Balance Eludes US on Energy Security, Transition

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Surging oil prices amid inflation and Russia’s invasion of Ukraine have amplified energy security issues globally, posing another hurdle for countries trying to navigate long-term clean energy transition goals. But nowhere has the pace toward an energy transition appeared more muddled than in the US, even with the Biden administration's embrace of a bold climate agenda. Juxtaposed against the track taken by other major oil and gas producers Norway and Canada, Biden’s climate goals have been choked by hyper-polarized political discord, making for a rockier transition pathway. Biden officials have been clear that the administration wants to see short-term oil and gas supply ramp up to address the price surge while remaining committed to an accelerated long-term transition to clean energy. US Energy Secretary Jennifer Granholm recently said that “only clean energy” offers a “viable and medium- and long-term solution” to energy security pressures like the Ukraine crisis. But any messaging from the administration that near-term energy security actions can co-exist with transition goals has gotten lost in translation amid intense polarization, particularly around climate and energy.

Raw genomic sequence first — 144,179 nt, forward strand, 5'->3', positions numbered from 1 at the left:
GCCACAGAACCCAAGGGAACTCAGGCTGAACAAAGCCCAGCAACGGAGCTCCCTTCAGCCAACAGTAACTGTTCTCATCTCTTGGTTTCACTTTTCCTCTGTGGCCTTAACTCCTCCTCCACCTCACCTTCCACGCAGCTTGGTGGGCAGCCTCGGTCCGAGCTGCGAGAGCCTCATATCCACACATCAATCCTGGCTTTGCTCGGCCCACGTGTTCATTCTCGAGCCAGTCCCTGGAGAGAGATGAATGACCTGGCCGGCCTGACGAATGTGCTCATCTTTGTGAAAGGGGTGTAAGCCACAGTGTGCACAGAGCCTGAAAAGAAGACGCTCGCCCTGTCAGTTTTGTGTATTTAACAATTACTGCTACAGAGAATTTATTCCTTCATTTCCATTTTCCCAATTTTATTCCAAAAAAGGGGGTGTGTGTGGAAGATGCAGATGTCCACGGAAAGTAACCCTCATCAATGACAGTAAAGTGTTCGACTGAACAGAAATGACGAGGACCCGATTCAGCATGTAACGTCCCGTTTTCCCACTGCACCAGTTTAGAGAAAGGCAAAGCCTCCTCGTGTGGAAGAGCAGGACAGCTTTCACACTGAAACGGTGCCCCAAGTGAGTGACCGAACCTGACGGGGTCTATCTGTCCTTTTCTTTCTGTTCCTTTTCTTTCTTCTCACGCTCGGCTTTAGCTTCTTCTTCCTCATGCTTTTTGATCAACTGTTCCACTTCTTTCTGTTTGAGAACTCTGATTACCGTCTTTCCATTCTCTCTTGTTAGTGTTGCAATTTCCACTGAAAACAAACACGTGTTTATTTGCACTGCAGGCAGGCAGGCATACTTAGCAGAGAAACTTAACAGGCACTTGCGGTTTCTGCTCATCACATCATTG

Low-Carbon Policy, Oil Prices, CO2 Emissions, Carbon Capture (CCS), Electric Vehicles
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